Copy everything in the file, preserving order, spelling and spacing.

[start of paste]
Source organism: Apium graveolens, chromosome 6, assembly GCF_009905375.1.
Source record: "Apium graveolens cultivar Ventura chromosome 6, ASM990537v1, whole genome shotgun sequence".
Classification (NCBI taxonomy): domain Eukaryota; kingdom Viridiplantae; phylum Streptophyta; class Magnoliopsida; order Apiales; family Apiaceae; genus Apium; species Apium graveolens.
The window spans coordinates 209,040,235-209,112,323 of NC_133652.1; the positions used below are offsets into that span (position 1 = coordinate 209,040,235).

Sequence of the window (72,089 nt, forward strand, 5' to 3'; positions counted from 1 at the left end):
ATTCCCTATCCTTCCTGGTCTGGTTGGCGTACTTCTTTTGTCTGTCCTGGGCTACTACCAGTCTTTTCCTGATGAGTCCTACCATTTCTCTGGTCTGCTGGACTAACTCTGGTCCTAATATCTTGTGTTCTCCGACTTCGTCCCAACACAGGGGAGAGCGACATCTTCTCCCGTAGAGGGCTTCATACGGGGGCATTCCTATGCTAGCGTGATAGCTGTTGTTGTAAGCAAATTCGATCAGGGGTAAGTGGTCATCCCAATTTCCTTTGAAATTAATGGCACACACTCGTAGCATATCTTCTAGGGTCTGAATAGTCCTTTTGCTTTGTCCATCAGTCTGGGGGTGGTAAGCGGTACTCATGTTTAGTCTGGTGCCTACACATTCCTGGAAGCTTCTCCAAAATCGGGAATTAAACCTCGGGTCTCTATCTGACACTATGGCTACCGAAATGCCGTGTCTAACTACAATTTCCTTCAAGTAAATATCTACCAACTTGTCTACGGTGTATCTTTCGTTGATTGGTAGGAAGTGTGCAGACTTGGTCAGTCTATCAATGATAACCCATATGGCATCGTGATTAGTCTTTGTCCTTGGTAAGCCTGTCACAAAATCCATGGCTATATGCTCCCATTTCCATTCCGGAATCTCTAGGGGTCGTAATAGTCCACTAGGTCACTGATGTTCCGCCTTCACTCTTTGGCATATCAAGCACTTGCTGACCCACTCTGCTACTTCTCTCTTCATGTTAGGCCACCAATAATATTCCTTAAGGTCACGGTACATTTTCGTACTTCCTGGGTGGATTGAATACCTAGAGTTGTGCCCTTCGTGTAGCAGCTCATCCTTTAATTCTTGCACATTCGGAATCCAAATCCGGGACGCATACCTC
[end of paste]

Source organism: Apium graveolens, chromosome 6, assembly GCF_009905375.1.
Source record: "Apium graveolens cultivar Ventura chromosome 6, ASM990537v1, whole genome shotgun sequence".
Classification (NCBI taxonomy): domain Eukaryota; kingdom Viridiplantae; phylum Streptophyta; class Magnoliopsida; order Apiales; family Apiaceae; genus Apium; species Apium graveolens.
The window spans coordinates 209,040,235-209,112,323 of NC_133652.1; the positions used below are offsets into that span (position 1 = coordinate 209,040,235).

Sequence of the window (72,089 nt, forward strand, 5' to 3'; positions counted from 1 at the left end):
ATTCCCTATCCTTCCTGGTCTGGTTGGCGTACTTCTTTTGTCTGTCCTGGGCTACTACCAGTCTTTTCCTGATGAGTCCTACCATTTCTCTGGTCTGCTGGACTAACTCTGGTCCTAATATCTTGTGTTCTCCGACTTCGTCCCAACACAGGGGAGAGCGACATCTTCTCCCGTAGAGGGCTTCATACGGGGGCATTCCTATGCTAGCGTGATAGCTGTTGTTGTAAGCAAATTCGATCAGGGGTAAGTGGTCATCCCAATTTCCTTTGAAATTAATGGCACACACTCGTAGCATATCTTCTAGGGTCTGAATAGTCCTTTTGCTTTGTCCATCAGTCTGGGGGTGGTAAGCGGTACTCATGTTTAGTCTGGTGCCTACACATTCCTGGAAGCTTCTCCAAAATCGGGAATTAAACCTCGGGTCTCTATCTGACACTATGGCTACCGAAATGCCGTGTCTAACTACAATTTCCTTCAAGTAAATATCTACCAACTTGTCTACGGTGTATCTTTCGTTGATTGGTAGGAAGTGTGCAGACTTGGTCAGTCTATCAATGATAACCCATATGGCATCGTGATTAGTCTTTGTCCTTGGTAAGCCTGTCACAAAATCCATGGCTATATGCTCCCATTTCCATTCCGGAATCTCTAGGGGTCGTAATAGTCCACTAGGTCACTGATGTTCCGCCTTCACTCTTTGGCATATCAAGCACTTGCTGACCCACTCTGCTACTTCTCTCTTCATGTTAGGCCACCAATAATATTCCTTAAGGTCACGGTACATTTTCGTACTTCCTGGGTGGATTGAATACCTAGAGTTGTGCCCTTCGTGTAGCAGCTCATCCTTTAATTCTTGCACATTCGGAATCCAAATCCGGGACGCATACCTC